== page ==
Nothing happens, nobody comes, nobody goes, it's awful!
— Samuel Beckett, “Waiting for Godot”
During the interminable wait for the arrival of Samuel Peter in New York last Tuesday, at least one question was answered. We’d always wondered what the school colors of the University of Kiev might be. When Wladimir Klitschko and his sizable entourage walked into the Planet Hollywood clad in matching red jumpsuits with yellow trim, they could have been the cheerleading squad from Klitschko’s alma mater.
As they assembled for an assault on the buffet line we unsuccessfully attempted to discern which member of the posse had been assigned the unwelcome role of Wladimir’s official food-taster. Since the Ukrainian heavyweight claimed to have been poisoned before his last loss, we must assume there was one.
On the sidewalk outside Planet Hollywood, tourists stopped to pose alongside a life-sized statue of Sylvester Stallone-as-Rocky before moving a few steps away to a photo op with yet another Times Square fixture – the ‘Naked Cowboy,’ who obligingly posed wearing the ten-gallon hat atop his head, the guitar slung around his neck, and little else. A gaggle of professional photographers, expensive equipment dangling from their necks, milled about in front of the restaurant. Since most of them spoke in German, they were awaiting Klitschko’s arrival, and they sprung into action at the first sighting.
Almost lost in the buildup to Saturday night’s fight is the fact that the combatants are not, as is commonly supposed, complete strangers. Four years ago in Las Vegas, as Klitschko prepped for a WBO title defense against Charles Shufford, he sparred several rounds with a young Samuel Peter back when the Nigerian Nightmare was still an unformulated dream.
Wladimir claims to have little recollection of the episode (“I honestly don’t remember sparring with Samuel Peter, but it was in Vegas before the Shufford fight”), but by most accounts he got the better of Peter back then.
“It was just about the time I was getting together with him, and I wasn’t there, but from what I’ve been told, Wladimir outboxed him but Sam got in a few good shots,” said Dino Duva.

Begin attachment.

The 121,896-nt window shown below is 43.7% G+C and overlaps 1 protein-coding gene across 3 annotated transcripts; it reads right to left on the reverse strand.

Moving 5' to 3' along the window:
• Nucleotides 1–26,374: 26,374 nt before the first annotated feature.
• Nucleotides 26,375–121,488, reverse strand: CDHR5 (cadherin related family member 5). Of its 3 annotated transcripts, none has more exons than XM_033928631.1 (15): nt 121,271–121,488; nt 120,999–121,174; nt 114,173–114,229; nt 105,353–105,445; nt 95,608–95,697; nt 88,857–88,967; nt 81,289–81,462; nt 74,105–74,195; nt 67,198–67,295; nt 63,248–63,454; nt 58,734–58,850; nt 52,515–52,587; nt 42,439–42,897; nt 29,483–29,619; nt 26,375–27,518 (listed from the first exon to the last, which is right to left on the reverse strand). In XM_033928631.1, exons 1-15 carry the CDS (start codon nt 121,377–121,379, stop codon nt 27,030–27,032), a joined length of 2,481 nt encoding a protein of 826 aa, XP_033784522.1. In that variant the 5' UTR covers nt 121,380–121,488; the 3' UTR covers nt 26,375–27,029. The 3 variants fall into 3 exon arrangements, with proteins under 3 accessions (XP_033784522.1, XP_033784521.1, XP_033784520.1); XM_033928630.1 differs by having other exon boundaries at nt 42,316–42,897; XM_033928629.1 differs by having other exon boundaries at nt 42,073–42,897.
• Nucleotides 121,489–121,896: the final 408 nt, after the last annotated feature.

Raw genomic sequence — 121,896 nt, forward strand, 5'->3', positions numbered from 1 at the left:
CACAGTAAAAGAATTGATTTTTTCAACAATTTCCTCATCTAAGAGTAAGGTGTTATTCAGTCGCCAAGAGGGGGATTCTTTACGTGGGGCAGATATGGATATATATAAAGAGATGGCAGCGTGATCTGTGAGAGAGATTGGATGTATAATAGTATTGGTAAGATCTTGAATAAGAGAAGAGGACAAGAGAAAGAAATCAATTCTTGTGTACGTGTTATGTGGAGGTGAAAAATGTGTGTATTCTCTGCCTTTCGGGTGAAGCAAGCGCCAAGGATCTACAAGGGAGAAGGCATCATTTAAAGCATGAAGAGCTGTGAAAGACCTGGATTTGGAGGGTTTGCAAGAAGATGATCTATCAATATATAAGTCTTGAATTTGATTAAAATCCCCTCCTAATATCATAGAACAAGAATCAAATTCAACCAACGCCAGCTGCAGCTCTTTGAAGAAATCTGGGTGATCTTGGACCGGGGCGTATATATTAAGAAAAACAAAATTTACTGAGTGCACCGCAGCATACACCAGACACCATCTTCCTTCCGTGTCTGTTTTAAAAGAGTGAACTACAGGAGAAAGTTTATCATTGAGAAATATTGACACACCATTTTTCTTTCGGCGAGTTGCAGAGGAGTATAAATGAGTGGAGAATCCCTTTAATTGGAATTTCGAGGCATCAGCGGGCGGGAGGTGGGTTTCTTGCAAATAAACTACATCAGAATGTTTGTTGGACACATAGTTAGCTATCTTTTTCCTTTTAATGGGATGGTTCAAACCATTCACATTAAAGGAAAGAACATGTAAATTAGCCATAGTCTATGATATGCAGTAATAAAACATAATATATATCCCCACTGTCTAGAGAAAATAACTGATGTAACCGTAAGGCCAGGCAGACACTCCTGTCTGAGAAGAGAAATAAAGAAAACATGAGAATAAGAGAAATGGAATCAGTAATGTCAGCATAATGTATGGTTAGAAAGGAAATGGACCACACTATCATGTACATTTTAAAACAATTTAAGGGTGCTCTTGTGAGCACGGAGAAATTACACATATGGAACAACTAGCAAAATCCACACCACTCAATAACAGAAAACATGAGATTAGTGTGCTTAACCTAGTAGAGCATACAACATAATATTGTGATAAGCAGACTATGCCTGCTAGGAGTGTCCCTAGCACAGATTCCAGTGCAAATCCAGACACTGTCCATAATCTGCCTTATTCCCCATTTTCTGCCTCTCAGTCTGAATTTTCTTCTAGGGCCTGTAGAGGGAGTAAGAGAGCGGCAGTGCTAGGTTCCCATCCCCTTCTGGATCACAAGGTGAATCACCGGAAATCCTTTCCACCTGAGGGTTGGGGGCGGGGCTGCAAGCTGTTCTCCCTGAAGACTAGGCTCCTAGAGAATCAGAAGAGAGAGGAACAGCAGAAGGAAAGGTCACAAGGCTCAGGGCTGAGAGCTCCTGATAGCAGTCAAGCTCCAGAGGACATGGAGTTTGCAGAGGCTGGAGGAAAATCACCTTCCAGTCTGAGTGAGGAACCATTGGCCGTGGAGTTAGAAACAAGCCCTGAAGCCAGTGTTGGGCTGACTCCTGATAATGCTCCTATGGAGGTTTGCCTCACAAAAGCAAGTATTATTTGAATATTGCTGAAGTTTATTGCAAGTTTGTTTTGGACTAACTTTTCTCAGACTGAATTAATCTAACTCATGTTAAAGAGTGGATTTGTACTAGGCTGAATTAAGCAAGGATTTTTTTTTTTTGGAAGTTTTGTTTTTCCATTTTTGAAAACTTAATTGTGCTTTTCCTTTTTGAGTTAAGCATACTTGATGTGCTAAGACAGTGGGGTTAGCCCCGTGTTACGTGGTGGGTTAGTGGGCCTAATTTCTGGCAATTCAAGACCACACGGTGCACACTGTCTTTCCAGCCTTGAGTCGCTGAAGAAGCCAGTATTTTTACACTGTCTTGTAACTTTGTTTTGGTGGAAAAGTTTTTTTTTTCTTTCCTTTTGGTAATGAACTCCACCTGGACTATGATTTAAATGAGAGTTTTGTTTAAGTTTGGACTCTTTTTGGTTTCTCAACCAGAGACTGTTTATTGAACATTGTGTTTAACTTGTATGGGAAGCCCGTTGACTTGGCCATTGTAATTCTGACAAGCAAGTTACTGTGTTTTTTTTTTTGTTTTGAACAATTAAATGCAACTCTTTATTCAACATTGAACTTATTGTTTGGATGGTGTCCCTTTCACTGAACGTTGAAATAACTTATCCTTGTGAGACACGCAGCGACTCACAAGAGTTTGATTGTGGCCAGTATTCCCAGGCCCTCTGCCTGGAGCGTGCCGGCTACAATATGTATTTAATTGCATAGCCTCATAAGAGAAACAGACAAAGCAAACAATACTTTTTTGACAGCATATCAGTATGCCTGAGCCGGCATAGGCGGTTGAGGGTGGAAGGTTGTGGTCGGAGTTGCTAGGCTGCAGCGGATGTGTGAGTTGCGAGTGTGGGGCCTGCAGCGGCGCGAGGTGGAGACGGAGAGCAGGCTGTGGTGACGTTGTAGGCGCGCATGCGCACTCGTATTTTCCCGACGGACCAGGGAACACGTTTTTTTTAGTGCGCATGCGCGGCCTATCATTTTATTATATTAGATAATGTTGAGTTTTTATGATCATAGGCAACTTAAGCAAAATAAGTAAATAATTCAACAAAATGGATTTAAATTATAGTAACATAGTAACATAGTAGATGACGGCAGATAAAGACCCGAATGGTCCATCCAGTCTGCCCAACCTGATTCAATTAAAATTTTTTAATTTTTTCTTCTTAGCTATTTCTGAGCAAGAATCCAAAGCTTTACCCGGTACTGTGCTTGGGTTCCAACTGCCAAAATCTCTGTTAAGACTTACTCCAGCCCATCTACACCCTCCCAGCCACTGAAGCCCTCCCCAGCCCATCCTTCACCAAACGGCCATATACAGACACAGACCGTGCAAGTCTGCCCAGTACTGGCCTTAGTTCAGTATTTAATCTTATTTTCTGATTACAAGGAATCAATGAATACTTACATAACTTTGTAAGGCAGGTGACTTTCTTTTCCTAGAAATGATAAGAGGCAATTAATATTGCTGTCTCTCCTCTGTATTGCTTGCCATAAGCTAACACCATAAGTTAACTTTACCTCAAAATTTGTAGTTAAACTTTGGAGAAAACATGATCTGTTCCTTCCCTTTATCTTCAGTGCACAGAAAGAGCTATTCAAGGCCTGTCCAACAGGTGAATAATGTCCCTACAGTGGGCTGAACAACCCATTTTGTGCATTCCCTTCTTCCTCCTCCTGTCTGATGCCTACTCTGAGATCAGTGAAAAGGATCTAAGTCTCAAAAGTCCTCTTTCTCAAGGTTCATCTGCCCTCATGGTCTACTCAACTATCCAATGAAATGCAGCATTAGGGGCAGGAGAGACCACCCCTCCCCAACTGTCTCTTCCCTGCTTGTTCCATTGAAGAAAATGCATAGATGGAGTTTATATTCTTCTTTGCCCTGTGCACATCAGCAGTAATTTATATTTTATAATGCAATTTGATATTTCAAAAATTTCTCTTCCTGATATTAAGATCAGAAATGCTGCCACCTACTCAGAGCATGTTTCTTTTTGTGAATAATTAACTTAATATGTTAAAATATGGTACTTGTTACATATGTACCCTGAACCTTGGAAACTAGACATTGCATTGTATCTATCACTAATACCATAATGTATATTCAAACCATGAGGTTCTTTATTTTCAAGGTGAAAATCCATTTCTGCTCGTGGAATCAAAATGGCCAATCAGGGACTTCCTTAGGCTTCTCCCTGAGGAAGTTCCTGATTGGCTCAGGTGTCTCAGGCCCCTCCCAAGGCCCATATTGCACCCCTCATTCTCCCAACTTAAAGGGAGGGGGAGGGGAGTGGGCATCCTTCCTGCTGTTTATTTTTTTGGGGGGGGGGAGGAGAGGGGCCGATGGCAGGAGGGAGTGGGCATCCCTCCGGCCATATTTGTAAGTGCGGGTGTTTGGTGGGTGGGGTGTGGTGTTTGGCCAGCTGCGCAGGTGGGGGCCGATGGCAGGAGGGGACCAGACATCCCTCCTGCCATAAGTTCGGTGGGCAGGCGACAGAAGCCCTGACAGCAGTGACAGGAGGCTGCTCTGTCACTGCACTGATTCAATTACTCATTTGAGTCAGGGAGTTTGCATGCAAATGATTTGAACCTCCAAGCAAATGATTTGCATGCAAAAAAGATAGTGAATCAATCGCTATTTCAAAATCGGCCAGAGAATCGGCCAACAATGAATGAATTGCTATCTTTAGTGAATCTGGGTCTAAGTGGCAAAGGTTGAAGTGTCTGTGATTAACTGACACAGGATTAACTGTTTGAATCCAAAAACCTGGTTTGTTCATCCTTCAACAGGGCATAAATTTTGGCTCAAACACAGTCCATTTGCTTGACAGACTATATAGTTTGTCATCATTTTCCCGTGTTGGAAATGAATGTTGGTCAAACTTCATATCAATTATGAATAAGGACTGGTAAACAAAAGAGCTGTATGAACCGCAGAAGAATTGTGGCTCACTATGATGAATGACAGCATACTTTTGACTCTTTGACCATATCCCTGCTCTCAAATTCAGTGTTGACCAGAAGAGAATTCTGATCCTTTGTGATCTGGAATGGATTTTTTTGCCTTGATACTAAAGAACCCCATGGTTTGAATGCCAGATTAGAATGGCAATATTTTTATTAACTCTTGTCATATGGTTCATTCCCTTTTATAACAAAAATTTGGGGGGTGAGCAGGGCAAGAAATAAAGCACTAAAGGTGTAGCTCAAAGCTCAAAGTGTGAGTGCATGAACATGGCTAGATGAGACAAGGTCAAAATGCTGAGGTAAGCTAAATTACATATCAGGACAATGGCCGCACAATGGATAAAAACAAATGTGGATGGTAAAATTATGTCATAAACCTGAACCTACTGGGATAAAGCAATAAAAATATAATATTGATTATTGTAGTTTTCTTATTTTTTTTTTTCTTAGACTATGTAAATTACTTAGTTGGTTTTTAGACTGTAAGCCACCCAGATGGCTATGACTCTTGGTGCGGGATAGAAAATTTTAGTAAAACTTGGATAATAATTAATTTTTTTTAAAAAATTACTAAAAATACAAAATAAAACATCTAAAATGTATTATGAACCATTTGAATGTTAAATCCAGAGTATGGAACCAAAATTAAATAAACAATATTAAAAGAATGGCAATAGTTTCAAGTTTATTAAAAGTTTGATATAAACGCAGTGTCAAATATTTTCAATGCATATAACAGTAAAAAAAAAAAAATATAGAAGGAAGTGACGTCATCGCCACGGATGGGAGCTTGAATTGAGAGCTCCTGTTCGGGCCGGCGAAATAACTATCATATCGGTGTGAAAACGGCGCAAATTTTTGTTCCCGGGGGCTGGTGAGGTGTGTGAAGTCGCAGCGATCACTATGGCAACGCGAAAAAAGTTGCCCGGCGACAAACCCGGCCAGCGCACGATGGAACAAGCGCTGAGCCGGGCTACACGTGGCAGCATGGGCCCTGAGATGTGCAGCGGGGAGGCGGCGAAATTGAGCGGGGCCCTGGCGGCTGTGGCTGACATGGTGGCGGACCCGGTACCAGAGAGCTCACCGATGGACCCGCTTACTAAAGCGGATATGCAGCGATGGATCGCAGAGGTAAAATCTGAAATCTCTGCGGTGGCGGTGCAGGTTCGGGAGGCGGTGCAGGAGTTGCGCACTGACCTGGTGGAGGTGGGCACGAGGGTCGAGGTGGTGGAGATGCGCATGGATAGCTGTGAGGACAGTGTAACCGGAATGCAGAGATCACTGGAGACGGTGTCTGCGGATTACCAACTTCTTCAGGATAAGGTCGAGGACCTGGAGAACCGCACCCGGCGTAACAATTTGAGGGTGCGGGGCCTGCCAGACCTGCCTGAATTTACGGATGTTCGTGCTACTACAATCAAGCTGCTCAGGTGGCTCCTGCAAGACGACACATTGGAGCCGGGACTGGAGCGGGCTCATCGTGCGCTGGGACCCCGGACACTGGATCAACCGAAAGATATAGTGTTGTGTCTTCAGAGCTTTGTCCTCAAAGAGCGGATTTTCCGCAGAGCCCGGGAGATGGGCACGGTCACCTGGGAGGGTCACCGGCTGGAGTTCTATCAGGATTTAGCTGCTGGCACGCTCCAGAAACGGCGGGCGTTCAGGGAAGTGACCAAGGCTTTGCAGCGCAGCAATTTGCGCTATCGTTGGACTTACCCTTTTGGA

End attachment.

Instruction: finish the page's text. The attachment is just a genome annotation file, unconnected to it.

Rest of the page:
“Klitschko handled him pretty easily then,” recalled Freddie Roach, who would later briefly train both Brothers Klitschko. “But a fight is a fight and the gym is the gym – and I’m not sure Wladimir is as good now as he was back then.”
Samuel Peter does not dispute the essential characterization of the sparring session, but noted that “I was still a 4-round fighter, and he was already a world champion.”
The heart of New York might have seemed an odd place to boost an Atlantic City fight between a Ukrainian domiciled in Hamburg and an opponent who bills himself as the “Nigerian Nightmare,” but Duva and HBO apparently found the opportunity to prime the ticket pump with a side trip to the Big Apple an irresistible opportunity.
Although no title is at stake, both the IBF and the WBO have officially designated the Klitschko-Peter fight a championship eliminator. What makes the matchup so intriguing, though, is not so much that the winner of the Boardwalk Hall fight will assume a place of prominence on the world stage, but that the loser will almost certainly be consigned to boxing oblivion.
“It depends on the fight,” said HBO executive vice-president Kery Davis. “If the loser loses a spectacular fight I don’t think he’ll necessarily lose ground. If it’s a good, competitive fight, the winner will be elevated for sure, but it won’t be over for the loser.
“But if it’s a one-sided blowout either way, I do think it becomes a crossroads fight. The loser will take a giant step backward because there are questions about both guys which would only be magnified. If Peter gets blown out by Wladimir, they’ll say ‘Oh, he was overrated; he was never any good.’ If Wladimir gets blown out by Peter they’ll say ‘He’s gone.’”
Asked Tuesday what a loss might do to his sagging career, Klitschko appeared to take umbrage.
“I ignore the question,” Dr. Klitschko replied defiantly. “There is no space in my mind for any looses (sic).”